Lunar New Year

Lunar New Year (abbreviated as "LNY") refers to the beginning of the year in several calendars, based on a lunar calendar or a lunisolar calendar.

These new year celebrations sometimes fall on or near the same day of the Gregorian year:

  • Chinese New Year
  • Japanese New Year (before 1873)
  • Korean New Year (Seol-nal)
  • Mongolian New Year
  • Tibetan New Year
  • Vietnamese New Year (Tết)

These celebrations fall on other days:

  • Burmese New Year (Thingyan): Lunisolar new year falls in April; similar to Cambodian, Lao, Sri Lankan and Thai new years
  • Cambodian New Year, similar to Burmese, Lao, Sri Lankan and Thai
  • Islamic New Year
  • Jewish New Year, in the Jewish tradition, begins at sundown at the end of the 29th day of the month of Elul
  • Lao New Year, similar to Burmese, Cambodian, Sri Lankan and Thai
  • Sinhala and Tamil New Year, similar to Burmese, Cambodian, Lao, and Thai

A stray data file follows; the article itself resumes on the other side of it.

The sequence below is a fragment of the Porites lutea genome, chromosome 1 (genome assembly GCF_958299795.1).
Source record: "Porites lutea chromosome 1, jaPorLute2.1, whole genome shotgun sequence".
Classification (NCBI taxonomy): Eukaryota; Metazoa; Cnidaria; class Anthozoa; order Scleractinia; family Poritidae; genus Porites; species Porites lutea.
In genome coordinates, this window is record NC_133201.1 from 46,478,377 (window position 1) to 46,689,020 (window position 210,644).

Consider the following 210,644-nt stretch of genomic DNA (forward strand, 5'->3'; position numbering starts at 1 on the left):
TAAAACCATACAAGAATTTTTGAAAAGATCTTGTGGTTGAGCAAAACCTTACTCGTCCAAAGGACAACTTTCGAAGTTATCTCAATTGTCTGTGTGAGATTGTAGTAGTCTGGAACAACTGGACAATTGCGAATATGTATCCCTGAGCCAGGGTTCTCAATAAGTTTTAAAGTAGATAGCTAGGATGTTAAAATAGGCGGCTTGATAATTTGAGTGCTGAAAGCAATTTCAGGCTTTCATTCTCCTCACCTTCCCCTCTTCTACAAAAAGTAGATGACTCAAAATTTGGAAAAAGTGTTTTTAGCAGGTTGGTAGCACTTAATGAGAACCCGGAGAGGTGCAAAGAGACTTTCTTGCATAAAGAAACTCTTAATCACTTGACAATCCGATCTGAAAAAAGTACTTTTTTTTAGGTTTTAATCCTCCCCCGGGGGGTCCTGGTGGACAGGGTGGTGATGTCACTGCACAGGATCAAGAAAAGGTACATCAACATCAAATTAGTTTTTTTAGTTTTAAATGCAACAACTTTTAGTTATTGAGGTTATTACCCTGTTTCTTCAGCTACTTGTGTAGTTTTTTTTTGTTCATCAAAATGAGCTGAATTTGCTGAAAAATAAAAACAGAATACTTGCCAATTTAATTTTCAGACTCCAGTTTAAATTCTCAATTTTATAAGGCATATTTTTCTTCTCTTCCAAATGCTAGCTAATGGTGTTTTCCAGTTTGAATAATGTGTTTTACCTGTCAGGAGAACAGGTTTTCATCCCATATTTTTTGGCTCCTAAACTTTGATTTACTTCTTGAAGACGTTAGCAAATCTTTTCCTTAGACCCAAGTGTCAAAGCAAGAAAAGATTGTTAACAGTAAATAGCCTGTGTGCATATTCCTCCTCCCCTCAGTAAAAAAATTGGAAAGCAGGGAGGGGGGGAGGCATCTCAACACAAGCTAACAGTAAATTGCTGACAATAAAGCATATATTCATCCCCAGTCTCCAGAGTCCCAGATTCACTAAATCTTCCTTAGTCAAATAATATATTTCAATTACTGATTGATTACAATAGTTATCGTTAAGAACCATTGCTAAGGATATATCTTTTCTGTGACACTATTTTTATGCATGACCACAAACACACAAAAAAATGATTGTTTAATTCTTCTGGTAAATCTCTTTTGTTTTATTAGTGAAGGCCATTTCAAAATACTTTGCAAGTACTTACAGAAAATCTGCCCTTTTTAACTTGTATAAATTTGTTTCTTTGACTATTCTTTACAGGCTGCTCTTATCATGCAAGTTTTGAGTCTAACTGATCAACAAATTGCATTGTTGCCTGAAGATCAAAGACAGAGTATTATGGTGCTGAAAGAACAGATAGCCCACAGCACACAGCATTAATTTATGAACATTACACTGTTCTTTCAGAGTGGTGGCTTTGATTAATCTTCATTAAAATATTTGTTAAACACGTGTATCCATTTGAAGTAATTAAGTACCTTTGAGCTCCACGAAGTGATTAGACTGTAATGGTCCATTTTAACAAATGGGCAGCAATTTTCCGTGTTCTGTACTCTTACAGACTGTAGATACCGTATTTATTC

• Thai New Year (Songkran), similar to Burmese, Cambodian, Lao and Sri Lankan
  • Ugadi and Gudi Padwa, Lunisolar New Year's Day for the Deccan people of India

Famous quotes containing the words year and/or lunar:

    I remember my youth and the feeling that will never come back any more—the feeling that I could last for ever, outlast the sea, the earth, and all men; the deceitful feeling that lures us on to joys, to perils, to love, to vain effort—to death; the triumphant conviction of strength, the heat of life in the handful of dust, the glow in the heart that with every year grows dim, grows cold, grows small, and expires—and expires, too soon, too soon—before life itself.
    Joseph Conrad (1857–1924)

    A bird half wakened in the lunar noon
    Sang halfway through its little inborn tune.
    Robert Frost (1874–1963)